• Building a Vocabulary Task alignment: an approach to behavioral change that starts with the identification of the key strategic tasks of an organization or unit and then asks employees to redefine their roles, responsibilities, and relationships in order to perform those tasks “Task alignment combines the insights of organizational development with a bottom-line focus on performance.” “A task aligned approach to change implementation can help create motivation to adopt new behaviors by focusing on real, immediate business problems and producing tangible results.” Implementing Organisational Change ' Chapter 2 ' 09.2013 ' wam 2-13 2-13
  • Key Theoretical Approaches to Change Implementation Theoretical Approach Main Theoretical Contribution Lewin’s Field Theory Begin behavioral change by focusing on context and unfreezing existing social habits Help Explain How to Implement Change    Build a sense of pervasive dissatisfaction with the status quo on the part of employees Offer operational models for new behavioral patterns Reinforce new behaviors with alterations to systems and structures Target entire organizational system for change Create a climate of open discussion and upward feedback on efficacy of change implementation  Call on process consultants to facilitate interventions  Do not use externally developed program as driver of change  Focus on the unique requirements for each organization and unit  Build support for change implementing it  Organizational Development Organizations are dynamic, open systems Process-Driven Change Focus on organically developed and implemented efforts to improve organizational performance Task Alignment Link desired new behaviors to requirements of performing key tasks  Analyze and identify key performance indicators and behavioral implications for outstanding performance  Attach requirements for new behavior to new strategy objectives of the organization  Build line-management support for change effort  Implementing Organisational Change ' Chapter 2 ' 09.2013 ' wam 2-14 2-14
  • Building a Vocabulary Shared diagnosis: a process that creates widespread agreement about the requirements for change Redesign: an alteration in employee roles, responsibilities, and relationships Talent management: the movement of employees into, through, and out of the organization Mutual engagement: the process of building a participatory dialogue among employees at all organizational levels to the requirements of and process for achieving change “Kicking off change implementation with shared diagnosis builds both dissatisfaction with the status quo and a commitment to enact new behaviors.” “Asking employees to enact new behaviors, roles, responsibilities, and relationships can be supported by organizational help in learning new skills.” “Altering formal organization systems and structures can come at the end of a change implementation in order to refreeze new patterns of behavior.” “Mutual engagement at every stage of the implementation process helps assure learning and build commitment.” Implementing Organisational Change ' Chapter 2 ' 09.2013 ' wam 2-15 2-15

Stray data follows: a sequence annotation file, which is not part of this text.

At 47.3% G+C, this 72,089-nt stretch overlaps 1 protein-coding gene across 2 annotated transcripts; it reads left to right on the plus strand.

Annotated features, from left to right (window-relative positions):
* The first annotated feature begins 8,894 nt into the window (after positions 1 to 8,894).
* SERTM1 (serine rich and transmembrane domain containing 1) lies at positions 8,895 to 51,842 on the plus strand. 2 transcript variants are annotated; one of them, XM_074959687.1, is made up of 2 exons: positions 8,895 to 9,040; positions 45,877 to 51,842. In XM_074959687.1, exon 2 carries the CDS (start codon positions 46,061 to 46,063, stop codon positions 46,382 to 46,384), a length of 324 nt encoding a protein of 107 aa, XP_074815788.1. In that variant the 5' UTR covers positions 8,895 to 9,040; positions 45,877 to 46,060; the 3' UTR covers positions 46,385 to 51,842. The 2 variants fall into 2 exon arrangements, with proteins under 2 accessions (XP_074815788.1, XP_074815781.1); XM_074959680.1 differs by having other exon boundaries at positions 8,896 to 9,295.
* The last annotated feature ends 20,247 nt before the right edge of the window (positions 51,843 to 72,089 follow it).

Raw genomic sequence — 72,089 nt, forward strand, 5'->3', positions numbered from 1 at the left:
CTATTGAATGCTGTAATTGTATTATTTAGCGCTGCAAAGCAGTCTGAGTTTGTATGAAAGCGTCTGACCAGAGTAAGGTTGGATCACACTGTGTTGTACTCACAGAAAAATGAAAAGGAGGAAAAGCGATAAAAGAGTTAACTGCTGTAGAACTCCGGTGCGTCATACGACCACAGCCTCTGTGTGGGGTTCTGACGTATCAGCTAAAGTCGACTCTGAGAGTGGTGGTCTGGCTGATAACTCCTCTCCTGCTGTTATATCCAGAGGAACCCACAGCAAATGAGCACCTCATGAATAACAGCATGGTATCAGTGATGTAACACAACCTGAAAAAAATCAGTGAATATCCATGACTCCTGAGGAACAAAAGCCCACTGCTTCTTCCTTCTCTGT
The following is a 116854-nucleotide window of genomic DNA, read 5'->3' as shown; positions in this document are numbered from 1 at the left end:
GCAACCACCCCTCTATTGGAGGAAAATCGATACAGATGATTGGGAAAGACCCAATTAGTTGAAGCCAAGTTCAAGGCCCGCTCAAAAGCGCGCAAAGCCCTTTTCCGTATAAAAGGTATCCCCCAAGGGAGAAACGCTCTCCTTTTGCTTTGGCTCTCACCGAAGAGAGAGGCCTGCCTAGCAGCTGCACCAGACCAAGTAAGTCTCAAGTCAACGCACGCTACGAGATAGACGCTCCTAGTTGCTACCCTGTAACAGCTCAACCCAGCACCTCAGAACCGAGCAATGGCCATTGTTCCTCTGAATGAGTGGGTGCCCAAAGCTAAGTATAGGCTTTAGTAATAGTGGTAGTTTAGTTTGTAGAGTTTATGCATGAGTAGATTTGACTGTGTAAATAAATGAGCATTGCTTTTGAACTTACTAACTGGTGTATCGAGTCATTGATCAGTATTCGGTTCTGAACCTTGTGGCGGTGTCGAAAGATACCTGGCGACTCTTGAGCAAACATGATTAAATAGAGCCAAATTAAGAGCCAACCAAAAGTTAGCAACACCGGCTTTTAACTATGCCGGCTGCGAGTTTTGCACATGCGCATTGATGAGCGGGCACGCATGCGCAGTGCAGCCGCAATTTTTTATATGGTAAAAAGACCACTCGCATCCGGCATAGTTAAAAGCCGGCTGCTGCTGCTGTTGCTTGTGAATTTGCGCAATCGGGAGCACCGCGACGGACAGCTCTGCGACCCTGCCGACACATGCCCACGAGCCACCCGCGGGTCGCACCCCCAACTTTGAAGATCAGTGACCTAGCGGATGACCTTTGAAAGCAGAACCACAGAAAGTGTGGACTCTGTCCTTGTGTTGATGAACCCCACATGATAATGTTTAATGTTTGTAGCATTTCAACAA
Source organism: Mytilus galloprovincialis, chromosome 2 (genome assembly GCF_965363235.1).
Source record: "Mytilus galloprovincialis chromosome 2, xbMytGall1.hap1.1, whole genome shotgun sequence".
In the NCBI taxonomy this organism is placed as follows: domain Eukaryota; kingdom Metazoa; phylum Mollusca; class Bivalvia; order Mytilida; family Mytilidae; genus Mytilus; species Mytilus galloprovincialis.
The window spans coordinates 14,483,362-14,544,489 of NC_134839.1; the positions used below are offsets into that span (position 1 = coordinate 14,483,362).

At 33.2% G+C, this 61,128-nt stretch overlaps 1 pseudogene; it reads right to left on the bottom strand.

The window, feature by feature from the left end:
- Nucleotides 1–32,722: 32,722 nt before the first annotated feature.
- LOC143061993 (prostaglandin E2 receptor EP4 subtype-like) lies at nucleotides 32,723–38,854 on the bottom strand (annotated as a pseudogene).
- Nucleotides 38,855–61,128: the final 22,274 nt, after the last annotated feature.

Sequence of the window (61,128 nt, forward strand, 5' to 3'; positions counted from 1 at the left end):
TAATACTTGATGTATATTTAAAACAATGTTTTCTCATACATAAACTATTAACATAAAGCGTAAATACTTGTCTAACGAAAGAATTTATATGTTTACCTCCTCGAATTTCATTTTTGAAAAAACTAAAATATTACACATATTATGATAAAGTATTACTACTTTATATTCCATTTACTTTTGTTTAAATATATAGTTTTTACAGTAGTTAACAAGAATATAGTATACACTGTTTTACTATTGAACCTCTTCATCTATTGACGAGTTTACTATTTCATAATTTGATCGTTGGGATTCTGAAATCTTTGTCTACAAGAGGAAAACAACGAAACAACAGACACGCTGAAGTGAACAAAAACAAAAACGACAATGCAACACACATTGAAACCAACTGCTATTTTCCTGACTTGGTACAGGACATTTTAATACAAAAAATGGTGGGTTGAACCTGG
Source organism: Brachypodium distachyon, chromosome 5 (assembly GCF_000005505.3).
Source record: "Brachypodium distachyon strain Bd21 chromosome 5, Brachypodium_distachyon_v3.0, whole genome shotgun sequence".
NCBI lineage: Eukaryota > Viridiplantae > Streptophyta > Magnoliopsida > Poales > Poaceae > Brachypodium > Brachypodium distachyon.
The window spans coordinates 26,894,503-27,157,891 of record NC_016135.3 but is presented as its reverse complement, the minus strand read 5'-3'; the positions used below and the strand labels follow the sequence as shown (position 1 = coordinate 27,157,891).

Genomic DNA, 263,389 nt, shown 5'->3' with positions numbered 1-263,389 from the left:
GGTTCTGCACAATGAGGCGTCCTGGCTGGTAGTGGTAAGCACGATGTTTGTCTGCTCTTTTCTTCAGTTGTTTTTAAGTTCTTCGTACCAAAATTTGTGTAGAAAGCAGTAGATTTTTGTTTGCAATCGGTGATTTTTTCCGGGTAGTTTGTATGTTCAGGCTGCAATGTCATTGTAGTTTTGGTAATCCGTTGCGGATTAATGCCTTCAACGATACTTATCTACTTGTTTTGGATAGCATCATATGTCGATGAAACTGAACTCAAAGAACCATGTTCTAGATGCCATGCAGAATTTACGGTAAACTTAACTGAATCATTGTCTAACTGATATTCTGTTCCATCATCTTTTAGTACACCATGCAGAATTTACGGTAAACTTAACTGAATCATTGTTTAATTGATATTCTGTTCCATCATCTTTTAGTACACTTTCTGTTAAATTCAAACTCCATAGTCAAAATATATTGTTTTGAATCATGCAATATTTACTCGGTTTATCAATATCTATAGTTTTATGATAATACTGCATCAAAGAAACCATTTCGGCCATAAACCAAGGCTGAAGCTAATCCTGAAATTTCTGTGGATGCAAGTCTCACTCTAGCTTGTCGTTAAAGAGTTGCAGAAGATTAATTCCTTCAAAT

• A Sequential Model for Effective Change Implementation Step 1 Step 2 Designing New Strategically Aligned Behavior Help • Training • Mentoring • Roles • Responsibilities • Relationships • Coaching Step 4 Step 3 Systems & Structures People Alignment • Assessment • Promotion • Replacement • Recruitment • Reporting Relationships • Compensation • Information • Measurement & Control Implementing Organisational Change ' Chapter 2 ' 09.2013 ' wam 2-16 2-16